Special Issue "Christian Theologies of Jews and Judaism"

A special issue of Religions (ISSN 2077-1444). This special issue belongs to the section "Religions and Theologies".

Deadline for manuscript submissions: 1 May 2021.

Special Issue Editors

Dr. Adam Gregerman
Guest Editor
Associate Professor of Theology and Religious Studies & Associate Director, Institute for Jewish-Catholic Relations, Saint Joseph's University, Philadelphia, 19131, PA, USA
Interests: Christianity; Judaism; Christian–Jewish relations; Rabbinic Judaism; Early Christianity; Biblical studies; history of interpretation
Dr. Philip Cunningham
Guest Editor
Professor of Theology and Religious Studies & Director, Institute for Jewish-Catholic Relations, Saint Joseph's University, Philadelphia, 19131, PA, USA
Interests: Christianity; Judaism; Christian–Jewish relations; Modern Catholicism; Vatican II; Biblical studies; history of interpretation; theology

Special Issue Information

Dear Colleagues,

For nearly two millennia, Christian views of Jews and Judaism were almost exclusively critical and even hostile. In the first four centuries of the Common Era, Christians increasingly defined themselves in opposition to Jews. This antipathy was manifest in an extensive range of polemical literature whose main arguments became entwined with formative Christian self-understanding. Beginning with the Christianization of the Roman Empire after the fourth century, Jews faced not only polemics but also legal discrimination. While sometimes tolerated in medieval Christendom, they also were sometimes the victims of terrible violence (especially after the year 1000). This long, baleful, anti-Jewish tradition was transmuted in the modern period into racialist hatred and aided the Nazis in their nearly successful genocide of Jews in ostensibly “Christian” Europe.

The crisis of conscious catalyzed by the Shoah compelled many Christian communities and theologians to—for the first time in history—critique long-unquestioned, hostile religious assertions about Jews and Judaism. Theologically, the challenge was wide-ranging and included fundamental questions about, for example, how Scripture is read and interpreted, soteriology, ecclesiology, liturgy, and even basic language and terminology.

For this Special Issue of Religions on Christian Theologies of Jews and Judaism, we invite submissions that examine particular aspects of the developments in Christian thought in the aftermath of the Shoah. While we welcome submissions that engage biblical, pre-modern, or modern authors and texts, all essays should relate these topics to the dynamic changes that have taken place in Christian theology in the past seventy-five years. Also welcome are submissions employing diverse methodologies, which can be drawn from the fields of theology, religious studies, history, sociology, and others. We especially invite submissions that make constructive theological contributions to the emerging new relationship between Christians and Jews.

We welcome preliminary submissions of proposals for articles (up to 300 words) and will provide feedback and suggestions. You can reach the guest editors at [email protected] Articles should be between 5000 and 7500 words in length.

The following questions may be considered, but the list is not comprehensive:

1. What approaches are being used to re-evaluate Christian theologies of Jews and Judaism?

2. What issues remain to be addressed or have only been partially addressed?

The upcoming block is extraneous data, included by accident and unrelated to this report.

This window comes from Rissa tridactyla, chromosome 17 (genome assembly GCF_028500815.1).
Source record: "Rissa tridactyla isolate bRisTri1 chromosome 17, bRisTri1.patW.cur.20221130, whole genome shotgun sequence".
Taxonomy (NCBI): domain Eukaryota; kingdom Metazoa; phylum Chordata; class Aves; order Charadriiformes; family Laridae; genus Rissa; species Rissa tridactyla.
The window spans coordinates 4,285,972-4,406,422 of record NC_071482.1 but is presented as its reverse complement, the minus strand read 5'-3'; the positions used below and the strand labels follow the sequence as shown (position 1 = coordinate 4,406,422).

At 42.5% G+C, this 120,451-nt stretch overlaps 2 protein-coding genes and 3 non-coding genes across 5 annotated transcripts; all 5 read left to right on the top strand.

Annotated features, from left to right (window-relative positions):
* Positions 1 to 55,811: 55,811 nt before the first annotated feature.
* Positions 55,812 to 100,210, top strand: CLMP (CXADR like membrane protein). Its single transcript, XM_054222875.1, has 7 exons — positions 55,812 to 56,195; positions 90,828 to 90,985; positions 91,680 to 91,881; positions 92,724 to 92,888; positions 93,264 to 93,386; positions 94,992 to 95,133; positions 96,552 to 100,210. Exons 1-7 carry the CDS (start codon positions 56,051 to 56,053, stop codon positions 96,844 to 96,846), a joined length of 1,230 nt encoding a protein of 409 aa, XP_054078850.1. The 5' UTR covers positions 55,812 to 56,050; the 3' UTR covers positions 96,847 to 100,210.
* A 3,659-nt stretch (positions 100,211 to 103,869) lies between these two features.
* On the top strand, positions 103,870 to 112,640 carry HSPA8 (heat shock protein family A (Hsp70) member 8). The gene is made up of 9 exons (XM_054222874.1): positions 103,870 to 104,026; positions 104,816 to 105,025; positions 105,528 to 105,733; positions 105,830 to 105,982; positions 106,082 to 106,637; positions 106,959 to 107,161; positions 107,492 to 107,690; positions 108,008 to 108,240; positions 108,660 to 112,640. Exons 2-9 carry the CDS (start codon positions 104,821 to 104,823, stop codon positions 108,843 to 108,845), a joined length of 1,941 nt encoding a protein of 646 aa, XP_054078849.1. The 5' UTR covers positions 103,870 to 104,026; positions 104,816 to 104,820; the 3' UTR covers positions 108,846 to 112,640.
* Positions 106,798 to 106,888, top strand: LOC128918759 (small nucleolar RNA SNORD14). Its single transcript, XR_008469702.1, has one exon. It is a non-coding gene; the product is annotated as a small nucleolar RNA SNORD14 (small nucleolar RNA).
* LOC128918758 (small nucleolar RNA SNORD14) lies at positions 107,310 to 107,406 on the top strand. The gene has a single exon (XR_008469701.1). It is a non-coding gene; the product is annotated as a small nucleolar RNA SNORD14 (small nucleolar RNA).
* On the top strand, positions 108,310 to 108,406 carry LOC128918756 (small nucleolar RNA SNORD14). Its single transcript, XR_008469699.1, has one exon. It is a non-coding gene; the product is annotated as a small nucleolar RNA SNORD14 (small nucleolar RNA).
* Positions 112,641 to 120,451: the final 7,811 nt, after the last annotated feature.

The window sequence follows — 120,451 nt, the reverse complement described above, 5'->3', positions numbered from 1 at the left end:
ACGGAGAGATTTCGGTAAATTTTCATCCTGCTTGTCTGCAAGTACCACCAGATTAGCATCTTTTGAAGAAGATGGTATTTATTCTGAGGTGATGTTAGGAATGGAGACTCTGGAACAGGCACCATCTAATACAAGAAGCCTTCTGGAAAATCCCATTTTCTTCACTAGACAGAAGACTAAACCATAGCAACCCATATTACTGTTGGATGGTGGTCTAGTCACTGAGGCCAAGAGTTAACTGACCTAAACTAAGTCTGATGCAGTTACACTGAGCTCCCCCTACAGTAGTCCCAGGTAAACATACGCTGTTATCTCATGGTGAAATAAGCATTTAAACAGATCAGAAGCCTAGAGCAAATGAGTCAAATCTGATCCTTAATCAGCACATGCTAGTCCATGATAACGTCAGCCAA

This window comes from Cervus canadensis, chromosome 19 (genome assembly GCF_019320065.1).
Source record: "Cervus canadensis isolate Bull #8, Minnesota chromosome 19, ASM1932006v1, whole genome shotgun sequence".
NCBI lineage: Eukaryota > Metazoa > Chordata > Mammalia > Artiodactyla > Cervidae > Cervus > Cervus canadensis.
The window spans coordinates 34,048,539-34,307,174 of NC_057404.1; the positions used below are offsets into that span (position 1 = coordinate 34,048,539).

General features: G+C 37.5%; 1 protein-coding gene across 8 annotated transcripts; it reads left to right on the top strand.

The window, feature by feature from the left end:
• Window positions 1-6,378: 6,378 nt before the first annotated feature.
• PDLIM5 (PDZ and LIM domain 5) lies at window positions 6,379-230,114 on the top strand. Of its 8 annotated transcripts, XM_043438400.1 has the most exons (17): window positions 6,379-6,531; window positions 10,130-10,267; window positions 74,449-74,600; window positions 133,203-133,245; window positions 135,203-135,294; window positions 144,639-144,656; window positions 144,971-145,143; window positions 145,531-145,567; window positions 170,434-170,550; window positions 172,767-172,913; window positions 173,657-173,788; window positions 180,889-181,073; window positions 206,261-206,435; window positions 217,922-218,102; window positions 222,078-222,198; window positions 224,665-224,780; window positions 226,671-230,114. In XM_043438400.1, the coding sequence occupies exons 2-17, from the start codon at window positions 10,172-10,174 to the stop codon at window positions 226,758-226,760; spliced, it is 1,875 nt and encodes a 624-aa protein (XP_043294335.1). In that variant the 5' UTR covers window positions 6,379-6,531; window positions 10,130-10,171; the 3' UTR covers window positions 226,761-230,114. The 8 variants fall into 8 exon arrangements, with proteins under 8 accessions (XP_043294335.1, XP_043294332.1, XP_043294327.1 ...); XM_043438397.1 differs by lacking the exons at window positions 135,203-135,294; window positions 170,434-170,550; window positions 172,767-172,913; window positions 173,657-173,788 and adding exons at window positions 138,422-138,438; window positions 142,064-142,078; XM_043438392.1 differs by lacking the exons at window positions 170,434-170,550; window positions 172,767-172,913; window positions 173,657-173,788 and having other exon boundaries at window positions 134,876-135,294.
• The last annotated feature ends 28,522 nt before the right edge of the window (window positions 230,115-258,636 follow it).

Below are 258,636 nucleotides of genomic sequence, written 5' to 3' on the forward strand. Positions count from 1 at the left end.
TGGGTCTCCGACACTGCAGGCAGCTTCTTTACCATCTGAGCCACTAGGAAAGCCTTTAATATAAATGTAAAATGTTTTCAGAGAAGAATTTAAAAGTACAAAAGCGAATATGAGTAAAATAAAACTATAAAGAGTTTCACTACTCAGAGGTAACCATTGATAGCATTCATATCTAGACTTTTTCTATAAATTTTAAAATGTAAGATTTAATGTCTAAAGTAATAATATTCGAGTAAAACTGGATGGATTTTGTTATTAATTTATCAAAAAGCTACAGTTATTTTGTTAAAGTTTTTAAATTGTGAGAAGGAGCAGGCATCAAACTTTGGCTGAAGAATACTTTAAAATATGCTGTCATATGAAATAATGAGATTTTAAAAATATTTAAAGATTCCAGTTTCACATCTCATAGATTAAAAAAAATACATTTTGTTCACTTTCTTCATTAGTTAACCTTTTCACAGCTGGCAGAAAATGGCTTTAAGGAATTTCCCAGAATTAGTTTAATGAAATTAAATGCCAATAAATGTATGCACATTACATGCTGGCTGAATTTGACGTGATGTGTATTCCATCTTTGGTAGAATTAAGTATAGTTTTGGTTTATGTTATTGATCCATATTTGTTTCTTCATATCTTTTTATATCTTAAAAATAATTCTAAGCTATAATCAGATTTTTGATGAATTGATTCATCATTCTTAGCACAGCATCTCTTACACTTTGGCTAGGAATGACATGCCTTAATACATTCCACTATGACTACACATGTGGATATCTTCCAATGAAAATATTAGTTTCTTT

3. What have been the most difficult or divisive issues in Christian re-evaluations of Jews and Judaism, and why? What are possible ways of addressing these issues?

4. How have our views of history (and the telling of history) changed as a result of a commitment to re-thinking Christian views of Jews and Judaism?

5. How have Christian efforts to overcome anti-Judaism impacted Christianity? What areas of Christian life and thought need to be further reconsidered because of these changes?

6. How has the topic of Christian mission to Jews been re-evaluated?

7. What role is there for Jews in Christian re-evaluations of Jews and Judaism?

8. Are their necessary or recommended changes to Jewish theology as a result of the developments in Christianity?

Dr. Adam Gregerman
Dr. Philip Cunningham
Guest Editors

Manuscript Submission Information

Manuscripts should be submitted online at www.mdpi.com by registering and logging in to this website. Once you are registered, click here to go to the submission form. Manuscripts can be submitted until the deadline. All papers will be peer-reviewed. Accepted papers will be published continuously in the journal (as soon as accepted) and will be listed together on the special issue website. Research articles, review articles as well as short communications are invited.

Submitted manuscripts should not have been published previously, nor be under consideration for publication elsewhere (except conference proceedings papers). All manuscripts are thoroughly refereed through a double-blind peer-review process. A guide for authors and other relevant information for submission of manuscripts is available on the Instructions for Authors page. Religions is an international peer-reviewed open access monthly journal published by MDPI.

Please visit the Instructions for Authors page before submitting a manuscript. Submitted papers should be well formatted and use good English. Authors may use MDPI's English editing service prior to publication or during author revisions.


  • Christianity
  • Judaism
  • Christian–Jewish Relations
  • Catholicism
  • Biblical studies
  • history of interpretation
  • theology
  • polemics

Published Papers

This special issue is now open for submission.
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